In retrospect however, Ryan blew it. He had the rare chance few people get in politics to clear the air about his own reckless spending, job killing legislative positions and deficit ballooning tax policies. He chose not to. He could have explained to everyone in plain English how we got to this point. He could have said that although he doesn't agree with the President, he could have related how the economic stimulus worked but may come up short in some communities not because of poor intentions, but because the wounds inflicted over the past twelve years are much deeper than anyone thought. He did not. He could have suggested that members of both parties in congress would do well to drop the hyper-partisan vernacular and come together for the good of the government and the nation. He did not. He could have identified his own personal ideological hang-ups of liberalism vs conservatism, rich vs poor, left vs right, individualism vs. collectivism, democrats vs republicans, private vs public, trickle-up vs trickle-down, gays vs straight, up vs down and on and on. He did not. He could have said that he is making a personal commitment to lead a new way not built on party surrender or blind cooperation, but on a path of solving our budget problems without the conflict of those unnecessary obstacles. He did not. He could have said we’ll win or lose elections based on our wide party and ideological differences, but we will solve our problems as Americans. He did not.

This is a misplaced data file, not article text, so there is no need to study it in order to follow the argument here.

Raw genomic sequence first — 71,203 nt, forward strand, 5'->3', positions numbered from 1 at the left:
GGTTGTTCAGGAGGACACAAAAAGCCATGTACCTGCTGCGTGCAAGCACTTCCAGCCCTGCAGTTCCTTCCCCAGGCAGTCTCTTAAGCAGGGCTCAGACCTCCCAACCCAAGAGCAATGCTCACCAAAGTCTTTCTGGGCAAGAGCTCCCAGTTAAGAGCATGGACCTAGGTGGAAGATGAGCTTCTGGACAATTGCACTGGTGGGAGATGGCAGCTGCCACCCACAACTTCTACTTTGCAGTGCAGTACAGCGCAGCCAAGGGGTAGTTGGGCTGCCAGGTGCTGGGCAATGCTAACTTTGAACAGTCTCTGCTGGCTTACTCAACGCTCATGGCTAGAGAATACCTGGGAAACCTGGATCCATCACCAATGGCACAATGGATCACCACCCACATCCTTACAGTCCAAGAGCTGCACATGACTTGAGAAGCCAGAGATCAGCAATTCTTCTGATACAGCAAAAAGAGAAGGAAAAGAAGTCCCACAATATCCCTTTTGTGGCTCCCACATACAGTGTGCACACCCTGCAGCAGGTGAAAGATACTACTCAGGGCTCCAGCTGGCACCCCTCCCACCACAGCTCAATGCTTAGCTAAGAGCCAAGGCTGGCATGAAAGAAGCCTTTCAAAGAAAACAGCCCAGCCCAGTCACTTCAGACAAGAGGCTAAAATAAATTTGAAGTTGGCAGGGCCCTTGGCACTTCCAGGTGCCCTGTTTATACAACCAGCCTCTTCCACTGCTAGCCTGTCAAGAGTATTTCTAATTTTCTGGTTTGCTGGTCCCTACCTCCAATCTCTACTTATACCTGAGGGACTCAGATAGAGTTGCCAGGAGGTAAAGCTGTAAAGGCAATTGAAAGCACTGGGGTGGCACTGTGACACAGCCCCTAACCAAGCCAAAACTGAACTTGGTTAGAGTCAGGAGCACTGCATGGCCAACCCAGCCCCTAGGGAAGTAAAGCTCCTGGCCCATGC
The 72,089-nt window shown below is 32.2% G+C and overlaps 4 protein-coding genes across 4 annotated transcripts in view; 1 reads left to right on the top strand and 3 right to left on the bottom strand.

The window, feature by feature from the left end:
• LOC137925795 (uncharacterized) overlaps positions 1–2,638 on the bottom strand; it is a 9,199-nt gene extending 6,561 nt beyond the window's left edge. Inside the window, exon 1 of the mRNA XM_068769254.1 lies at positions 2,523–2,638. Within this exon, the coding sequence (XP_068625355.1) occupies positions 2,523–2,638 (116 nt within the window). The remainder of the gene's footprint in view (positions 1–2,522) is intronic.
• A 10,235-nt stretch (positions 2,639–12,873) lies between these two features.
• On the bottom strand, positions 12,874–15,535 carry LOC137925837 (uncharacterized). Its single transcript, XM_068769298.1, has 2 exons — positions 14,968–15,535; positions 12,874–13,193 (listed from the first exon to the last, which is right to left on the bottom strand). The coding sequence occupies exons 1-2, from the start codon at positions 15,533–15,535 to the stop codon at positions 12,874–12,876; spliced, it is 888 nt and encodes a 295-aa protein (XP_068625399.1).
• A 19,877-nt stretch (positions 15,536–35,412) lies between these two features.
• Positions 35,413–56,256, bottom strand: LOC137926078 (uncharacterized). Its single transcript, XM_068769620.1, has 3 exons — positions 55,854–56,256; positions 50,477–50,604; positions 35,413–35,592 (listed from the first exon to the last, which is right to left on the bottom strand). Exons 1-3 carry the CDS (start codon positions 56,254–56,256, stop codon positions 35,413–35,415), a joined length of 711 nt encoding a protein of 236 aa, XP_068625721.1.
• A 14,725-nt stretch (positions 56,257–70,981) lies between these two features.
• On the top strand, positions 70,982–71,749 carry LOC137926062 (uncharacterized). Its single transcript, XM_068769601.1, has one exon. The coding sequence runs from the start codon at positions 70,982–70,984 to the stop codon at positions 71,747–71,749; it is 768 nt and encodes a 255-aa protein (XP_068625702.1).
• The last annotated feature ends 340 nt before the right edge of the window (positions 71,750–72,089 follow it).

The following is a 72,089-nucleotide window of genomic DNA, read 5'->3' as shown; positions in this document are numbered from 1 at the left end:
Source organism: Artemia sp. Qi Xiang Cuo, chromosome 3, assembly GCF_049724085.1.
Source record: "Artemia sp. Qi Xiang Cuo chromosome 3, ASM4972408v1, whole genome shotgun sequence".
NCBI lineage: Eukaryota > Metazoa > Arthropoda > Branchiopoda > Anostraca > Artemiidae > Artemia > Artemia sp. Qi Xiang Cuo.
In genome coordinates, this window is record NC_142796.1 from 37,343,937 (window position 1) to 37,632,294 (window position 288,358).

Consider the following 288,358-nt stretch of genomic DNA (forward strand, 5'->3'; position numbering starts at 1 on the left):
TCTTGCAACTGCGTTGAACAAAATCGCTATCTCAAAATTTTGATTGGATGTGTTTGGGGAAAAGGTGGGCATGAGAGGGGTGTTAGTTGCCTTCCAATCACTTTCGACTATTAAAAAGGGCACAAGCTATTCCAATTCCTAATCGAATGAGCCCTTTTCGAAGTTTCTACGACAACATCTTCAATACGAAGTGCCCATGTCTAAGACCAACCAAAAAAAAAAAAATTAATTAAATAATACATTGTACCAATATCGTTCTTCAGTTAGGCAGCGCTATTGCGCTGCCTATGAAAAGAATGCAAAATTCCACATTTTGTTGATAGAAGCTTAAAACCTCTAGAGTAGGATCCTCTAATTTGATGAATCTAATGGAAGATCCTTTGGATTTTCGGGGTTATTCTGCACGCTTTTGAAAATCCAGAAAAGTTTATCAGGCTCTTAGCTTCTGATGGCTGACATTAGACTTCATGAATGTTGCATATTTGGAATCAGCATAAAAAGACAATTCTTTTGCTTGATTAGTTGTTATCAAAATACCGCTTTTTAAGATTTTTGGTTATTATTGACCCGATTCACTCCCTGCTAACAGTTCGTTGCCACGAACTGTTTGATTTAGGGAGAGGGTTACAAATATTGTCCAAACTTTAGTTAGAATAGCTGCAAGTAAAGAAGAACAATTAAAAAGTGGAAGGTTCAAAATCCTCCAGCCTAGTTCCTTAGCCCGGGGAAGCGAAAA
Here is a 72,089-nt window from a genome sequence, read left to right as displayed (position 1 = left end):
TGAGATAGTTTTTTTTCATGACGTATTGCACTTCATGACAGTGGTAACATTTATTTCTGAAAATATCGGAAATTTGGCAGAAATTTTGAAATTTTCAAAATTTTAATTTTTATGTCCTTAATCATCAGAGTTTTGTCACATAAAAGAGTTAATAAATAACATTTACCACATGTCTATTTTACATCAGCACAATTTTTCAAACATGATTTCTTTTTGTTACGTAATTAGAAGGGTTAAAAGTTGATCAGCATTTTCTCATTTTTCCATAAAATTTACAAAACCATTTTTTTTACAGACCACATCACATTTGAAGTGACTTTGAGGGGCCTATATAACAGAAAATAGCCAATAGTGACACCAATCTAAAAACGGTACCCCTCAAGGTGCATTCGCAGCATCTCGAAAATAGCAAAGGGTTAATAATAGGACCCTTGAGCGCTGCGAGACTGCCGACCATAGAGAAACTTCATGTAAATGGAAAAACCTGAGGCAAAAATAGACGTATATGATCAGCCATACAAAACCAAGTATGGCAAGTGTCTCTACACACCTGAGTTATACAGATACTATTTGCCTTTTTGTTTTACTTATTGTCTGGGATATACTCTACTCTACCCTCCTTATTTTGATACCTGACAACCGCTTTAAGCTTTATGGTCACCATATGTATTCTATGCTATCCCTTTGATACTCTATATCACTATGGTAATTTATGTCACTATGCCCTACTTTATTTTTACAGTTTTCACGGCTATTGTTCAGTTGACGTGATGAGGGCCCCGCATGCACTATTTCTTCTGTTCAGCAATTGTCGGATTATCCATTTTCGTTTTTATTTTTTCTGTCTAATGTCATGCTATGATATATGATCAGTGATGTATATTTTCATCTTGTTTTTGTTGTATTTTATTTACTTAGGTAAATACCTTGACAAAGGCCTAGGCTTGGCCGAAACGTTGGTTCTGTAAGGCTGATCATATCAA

As a nation, we need to cut costs in health care any which way we can. We need to produce a balanced budget sooner rather than later and protect our jobs, the golden years safety nets and the economically disadvantaged. This is a matter of life or death for many, it is a crisis - but instead Ryan has applied his ideological hang-ups as the core foundation to obstruct the policies of those he opposes. Ironically it is Ryan, the new budget director, who is working the numbers not with basic math and common sense but with an ideological calculator.
Paul Ryan had the golden opportunity to transcend the bitter and divisive electioneering of career politics and show America a new and different generation of fresh and bold leaders. He did not. He had the chance to prove me and many others wrong about his party politics and his person. Unfortunately, he did not.
Related: Paul Ryan is not who you think